The el ectri c heat must not be
operat ed wi t h t he cabi n door
cl os ed or t he pedes t al f l oor
outlet blocked.
During electrical heat operation, the blower
operates at maximum speed regardless of
the COCKPIT BLOWER knob setting.
This electrical heat system is a supple-
ment al heat i ng s ys t em f or ground
operation only.
Bef ore desel ect i ng t he ELEC HEAT
posi ti on, the amber ELEC HEAT ON
annunciator must be extinguished. This
indicates the heating elements have been
sufficiently deenergized for safety. If the
annunci at or remai ns i l l umi nat ed, t he
system is not functioning correctly.
To maintain adequate airflow across the
heat i ng el ement s, t he ELEC HEAT
posi t i on must be resel ect ed unt i l t he
engines have been shut down. Maintenance
is required prior to flight.
Af t er des el ect i ng t he ELEC HEAT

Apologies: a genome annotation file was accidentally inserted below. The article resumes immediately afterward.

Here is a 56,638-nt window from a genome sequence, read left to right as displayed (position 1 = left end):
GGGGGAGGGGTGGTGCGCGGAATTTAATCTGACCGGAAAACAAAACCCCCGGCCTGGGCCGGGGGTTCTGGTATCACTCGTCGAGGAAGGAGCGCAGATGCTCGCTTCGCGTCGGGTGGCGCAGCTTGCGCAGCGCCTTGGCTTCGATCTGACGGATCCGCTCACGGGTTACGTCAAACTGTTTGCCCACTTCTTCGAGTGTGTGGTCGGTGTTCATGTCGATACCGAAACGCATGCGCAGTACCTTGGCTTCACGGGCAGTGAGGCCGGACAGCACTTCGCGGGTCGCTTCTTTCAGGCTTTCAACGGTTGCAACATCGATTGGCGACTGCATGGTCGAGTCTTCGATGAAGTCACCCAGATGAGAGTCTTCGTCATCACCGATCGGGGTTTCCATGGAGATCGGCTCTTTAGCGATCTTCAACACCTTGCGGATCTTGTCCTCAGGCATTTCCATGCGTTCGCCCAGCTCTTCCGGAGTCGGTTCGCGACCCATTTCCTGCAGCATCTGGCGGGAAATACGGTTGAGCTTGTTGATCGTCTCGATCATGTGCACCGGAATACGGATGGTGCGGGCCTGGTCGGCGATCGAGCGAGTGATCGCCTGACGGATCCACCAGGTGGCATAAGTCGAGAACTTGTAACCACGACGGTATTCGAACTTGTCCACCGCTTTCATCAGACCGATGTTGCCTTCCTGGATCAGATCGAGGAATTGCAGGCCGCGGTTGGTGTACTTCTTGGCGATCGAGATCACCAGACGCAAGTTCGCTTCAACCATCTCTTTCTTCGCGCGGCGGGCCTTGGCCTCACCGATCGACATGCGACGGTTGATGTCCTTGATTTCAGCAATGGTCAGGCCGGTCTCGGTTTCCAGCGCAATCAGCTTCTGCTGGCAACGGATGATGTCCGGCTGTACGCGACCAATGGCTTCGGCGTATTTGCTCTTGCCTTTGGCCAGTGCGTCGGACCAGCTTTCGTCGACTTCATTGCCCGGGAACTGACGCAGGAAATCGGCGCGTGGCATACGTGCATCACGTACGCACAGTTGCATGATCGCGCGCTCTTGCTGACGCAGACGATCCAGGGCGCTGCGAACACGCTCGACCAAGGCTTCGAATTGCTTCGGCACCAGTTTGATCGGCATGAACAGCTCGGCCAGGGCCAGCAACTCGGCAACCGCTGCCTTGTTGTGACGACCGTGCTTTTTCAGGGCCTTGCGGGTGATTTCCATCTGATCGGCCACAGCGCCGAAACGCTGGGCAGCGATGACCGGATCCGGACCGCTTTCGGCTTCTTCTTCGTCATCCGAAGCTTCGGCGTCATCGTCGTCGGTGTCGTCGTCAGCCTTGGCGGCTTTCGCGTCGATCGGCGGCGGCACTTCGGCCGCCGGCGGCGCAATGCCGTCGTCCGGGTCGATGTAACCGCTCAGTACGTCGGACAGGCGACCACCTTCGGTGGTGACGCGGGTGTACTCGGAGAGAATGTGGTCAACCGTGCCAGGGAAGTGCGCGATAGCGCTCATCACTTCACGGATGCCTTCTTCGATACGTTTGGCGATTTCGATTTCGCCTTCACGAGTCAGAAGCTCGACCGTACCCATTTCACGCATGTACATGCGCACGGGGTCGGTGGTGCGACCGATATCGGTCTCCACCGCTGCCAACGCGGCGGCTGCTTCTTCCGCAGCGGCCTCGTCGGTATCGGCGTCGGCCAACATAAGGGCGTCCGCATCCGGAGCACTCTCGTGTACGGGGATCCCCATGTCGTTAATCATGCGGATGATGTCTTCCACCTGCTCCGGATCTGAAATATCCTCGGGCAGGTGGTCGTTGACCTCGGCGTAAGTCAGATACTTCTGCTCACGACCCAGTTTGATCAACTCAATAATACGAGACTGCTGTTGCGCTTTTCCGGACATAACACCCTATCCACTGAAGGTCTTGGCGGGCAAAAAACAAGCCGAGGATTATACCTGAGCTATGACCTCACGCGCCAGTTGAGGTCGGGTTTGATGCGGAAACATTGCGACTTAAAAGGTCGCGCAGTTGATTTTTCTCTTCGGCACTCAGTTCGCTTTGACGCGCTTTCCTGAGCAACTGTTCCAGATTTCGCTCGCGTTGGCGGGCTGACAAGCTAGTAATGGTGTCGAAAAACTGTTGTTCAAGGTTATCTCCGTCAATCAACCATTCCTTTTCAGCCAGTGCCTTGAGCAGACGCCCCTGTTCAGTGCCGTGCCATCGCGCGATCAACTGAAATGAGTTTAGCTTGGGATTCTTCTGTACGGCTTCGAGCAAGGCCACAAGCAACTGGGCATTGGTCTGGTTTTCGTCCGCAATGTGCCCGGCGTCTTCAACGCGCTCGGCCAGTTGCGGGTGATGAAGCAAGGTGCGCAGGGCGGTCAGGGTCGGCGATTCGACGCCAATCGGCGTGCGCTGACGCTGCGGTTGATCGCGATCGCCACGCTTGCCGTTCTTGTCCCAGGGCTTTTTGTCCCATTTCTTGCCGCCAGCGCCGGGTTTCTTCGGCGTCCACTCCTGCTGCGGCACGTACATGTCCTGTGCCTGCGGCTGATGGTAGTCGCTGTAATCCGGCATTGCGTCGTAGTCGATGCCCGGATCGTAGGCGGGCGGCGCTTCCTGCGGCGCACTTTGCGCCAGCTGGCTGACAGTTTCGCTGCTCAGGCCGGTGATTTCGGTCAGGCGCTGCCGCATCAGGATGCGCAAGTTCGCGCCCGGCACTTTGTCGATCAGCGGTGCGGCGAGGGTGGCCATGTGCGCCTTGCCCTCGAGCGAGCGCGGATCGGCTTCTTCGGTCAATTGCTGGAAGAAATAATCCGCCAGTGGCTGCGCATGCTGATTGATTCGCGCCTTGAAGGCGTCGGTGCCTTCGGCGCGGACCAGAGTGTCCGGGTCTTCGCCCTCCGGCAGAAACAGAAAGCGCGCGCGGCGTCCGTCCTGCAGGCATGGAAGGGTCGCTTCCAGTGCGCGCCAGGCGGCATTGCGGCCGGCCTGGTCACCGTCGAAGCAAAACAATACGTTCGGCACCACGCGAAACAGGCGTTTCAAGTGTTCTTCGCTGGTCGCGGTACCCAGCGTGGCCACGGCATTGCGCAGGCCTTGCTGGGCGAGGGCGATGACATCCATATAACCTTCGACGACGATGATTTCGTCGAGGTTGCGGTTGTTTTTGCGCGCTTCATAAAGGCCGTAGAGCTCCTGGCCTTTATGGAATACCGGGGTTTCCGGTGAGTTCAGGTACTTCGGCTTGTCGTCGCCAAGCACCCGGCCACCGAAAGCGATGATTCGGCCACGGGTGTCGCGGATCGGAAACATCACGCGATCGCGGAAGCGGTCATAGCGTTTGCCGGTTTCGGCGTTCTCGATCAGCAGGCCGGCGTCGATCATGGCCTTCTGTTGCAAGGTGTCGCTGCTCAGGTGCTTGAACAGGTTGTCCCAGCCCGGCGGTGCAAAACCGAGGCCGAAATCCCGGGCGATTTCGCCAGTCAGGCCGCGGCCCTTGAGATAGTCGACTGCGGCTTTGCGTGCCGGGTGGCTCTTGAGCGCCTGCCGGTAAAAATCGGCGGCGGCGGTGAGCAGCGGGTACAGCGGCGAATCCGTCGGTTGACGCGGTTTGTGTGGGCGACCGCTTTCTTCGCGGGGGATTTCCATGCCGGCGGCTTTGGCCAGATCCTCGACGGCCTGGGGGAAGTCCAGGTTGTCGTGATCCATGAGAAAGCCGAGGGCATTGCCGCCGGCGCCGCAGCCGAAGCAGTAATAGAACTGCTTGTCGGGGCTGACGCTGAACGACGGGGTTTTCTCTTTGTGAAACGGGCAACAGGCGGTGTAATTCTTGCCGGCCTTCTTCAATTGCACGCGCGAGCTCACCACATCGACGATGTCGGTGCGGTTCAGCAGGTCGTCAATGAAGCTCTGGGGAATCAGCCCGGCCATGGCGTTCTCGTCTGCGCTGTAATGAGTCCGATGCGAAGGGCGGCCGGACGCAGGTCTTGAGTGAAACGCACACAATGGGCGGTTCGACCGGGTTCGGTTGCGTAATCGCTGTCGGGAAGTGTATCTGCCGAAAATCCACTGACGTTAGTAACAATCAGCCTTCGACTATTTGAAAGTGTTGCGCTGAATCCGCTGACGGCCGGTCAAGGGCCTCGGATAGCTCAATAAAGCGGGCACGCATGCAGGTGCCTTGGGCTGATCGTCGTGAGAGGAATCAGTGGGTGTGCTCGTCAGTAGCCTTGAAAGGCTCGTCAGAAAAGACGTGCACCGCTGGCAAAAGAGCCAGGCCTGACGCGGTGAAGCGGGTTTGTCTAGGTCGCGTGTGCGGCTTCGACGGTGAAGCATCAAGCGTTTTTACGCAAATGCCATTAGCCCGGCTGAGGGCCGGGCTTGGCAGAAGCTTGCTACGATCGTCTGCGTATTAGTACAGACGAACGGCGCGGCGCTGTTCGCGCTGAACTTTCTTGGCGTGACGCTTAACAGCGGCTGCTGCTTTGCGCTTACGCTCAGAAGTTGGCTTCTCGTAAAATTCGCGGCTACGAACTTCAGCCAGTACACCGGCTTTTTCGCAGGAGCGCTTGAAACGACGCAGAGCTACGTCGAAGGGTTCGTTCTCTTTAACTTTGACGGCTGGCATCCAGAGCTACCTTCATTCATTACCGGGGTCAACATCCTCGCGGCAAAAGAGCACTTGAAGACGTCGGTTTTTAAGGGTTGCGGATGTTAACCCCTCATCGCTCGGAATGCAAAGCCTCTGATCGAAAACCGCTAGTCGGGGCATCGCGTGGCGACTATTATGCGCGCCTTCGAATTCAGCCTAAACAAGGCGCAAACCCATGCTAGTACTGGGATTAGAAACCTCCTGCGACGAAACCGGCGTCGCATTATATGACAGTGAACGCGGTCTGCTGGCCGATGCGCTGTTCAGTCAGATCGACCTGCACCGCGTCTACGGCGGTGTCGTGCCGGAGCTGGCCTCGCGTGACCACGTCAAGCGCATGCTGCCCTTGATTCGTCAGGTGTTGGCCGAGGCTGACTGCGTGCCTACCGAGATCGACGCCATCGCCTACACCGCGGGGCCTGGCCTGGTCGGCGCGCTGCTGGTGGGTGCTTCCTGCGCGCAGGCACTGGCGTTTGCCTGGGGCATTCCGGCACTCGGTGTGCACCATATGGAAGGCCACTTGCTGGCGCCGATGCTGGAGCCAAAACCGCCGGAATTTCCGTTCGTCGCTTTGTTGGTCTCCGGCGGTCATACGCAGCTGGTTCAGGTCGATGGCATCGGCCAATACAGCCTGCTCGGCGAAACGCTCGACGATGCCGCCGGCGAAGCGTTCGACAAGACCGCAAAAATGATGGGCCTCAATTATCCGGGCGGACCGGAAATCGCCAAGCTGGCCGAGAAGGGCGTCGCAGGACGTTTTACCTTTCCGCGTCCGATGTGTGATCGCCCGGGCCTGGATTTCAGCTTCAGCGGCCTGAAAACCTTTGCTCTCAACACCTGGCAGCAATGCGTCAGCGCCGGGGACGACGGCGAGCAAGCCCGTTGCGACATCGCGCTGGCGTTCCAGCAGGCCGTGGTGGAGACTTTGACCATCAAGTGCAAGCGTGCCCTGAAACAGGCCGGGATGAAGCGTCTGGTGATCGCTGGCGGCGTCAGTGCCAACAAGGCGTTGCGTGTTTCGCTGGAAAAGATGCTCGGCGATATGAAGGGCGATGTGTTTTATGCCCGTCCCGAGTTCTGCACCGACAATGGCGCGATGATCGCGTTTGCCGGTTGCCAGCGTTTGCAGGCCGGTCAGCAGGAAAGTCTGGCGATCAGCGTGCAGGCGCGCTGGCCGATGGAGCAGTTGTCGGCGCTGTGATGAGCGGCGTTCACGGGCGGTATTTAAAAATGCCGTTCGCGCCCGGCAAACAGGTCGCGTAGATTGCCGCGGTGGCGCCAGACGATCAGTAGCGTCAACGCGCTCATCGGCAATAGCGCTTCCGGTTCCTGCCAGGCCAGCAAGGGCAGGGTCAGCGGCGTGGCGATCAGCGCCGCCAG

posi t i on, saf et y devi ces i n t he heat er
assembl y may conti nue to temporari l y
operate the blower at low speed. This allows
proper cooling of the heater elements to
avoid overheating the duct.
NOTE
If after desel ecti ng the ELEC
HEAT position and initial blower
shutdown, residual element heat
causes the duct temperature to
cont i nue t o r i s e, t he bl ower
automatically cycles to cool the
el ement s regardl ess of BATT
switch position.
Defrost
A cons t ant f l ow of envi ronment al l y
condi t i oned ai r i s provi ded t o t he
windshield defrost and glareshield outlets.
In the AUTO mode, the temperature of this
ai r i s approxi mat el y 70 F ( 21 C) . I n
extremely cold conditions, this air is allowed
to reach 105F (41C).
Vent Blower Control
Unpressurized Ventilation